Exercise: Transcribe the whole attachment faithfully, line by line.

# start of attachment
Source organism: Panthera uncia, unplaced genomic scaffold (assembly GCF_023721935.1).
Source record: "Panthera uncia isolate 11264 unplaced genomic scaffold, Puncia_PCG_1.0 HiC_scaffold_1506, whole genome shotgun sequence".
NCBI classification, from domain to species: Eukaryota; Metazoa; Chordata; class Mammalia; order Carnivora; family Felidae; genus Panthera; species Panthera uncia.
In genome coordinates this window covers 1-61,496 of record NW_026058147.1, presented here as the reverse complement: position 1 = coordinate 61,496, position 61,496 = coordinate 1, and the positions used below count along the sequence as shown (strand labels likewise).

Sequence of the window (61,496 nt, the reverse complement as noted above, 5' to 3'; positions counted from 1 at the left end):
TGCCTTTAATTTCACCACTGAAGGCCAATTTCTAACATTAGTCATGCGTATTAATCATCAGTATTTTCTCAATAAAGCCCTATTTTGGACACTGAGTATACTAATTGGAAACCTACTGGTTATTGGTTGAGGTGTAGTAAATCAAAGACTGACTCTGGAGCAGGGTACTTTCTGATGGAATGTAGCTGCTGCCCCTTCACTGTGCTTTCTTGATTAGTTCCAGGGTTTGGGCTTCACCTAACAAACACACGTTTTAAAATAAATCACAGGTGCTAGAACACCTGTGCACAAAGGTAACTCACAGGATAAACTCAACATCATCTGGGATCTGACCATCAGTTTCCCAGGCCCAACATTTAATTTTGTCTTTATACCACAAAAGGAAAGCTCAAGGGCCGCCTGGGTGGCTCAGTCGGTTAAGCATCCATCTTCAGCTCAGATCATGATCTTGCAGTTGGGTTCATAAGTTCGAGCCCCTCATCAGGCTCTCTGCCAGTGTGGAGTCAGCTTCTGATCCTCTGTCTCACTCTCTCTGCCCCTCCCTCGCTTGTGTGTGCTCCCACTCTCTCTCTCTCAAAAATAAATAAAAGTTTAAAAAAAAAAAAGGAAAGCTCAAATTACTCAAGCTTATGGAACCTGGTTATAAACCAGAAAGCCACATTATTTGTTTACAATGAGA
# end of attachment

Source organism: Panthera uncia, unplaced genomic scaffold (assembly GCF_023721935.1).
Source record: "Panthera uncia isolate 11264 unplaced genomic scaffold, Puncia_PCG_1.0 HiC_scaffold_1506, whole genome shotgun sequence".
NCBI classification, from domain to species: Eukaryota; Metazoa; Chordata; class Mammalia; order Carnivora; family Felidae; genus Panthera; species Panthera uncia.
In genome coordinates this window covers 1-61,496 of record NW_026058147.1, presented here as the reverse complement: position 1 = coordinate 61,496, position 61,496 = coordinate 1, and the positions used below count along the sequence as shown (strand labels likewise).

Sequence of the window (61,496 nt, the reverse complement as noted above, 5' to 3'; positions counted from 1 at the left end):
TGCCTTTAATTTCACCACTGAAGGCCAATTTCTAACATTAGTCATGCGTATTAATCATCAGTATTTTCTCAATAAAGCCCTATTTTGGACACTGAGTATACTAATTGGAAACCTACTGGTTATTGGTTGAGGTGTAGTAAATCAAAGACTGACTCTGGAGCAGGGTACTTTCTGATGGAATGTAGCTGCTGCCCCTTCACTGTGCTTTCTTGATTAGTTCCAGGGTTTGGGCTTCACCTAACAAACACACGTTTTAAAATAAATCACAGGTGCTAGAACACCTGTGCACAAAGGTAACTCACAGGATAAACTCAACATCATCTGGGATCTGACCATCAGTTTCCCAGGCCCAACATTTAATTTTGTCTTTATACCACAAAAGGAAAGCTCAAGGGCCGCCTGGGTGGCTCAGTCGGTTAAGCATCCATCTTCAGCTCAGATCATGATCTTGCAGTTGGGTTCATAAGTTCGAGCCCCTCATCAGGCTCTCTGCCAGTGTGGAGTCAGCTTCTGATCCTCTGTCTCACTCTCTCTGCCCCTCCCTCGCTTGTGTGTGCTCCCACTCTCTCTCTCTCAAAAATAAATAAAAGTTTAAAAAAAAAAAAGGAAAGCTCAAATTACTCAAGCTTATGGAACCTGGTTATAAACCAGAAAGCCACATTATTTGTTTACAATGAGA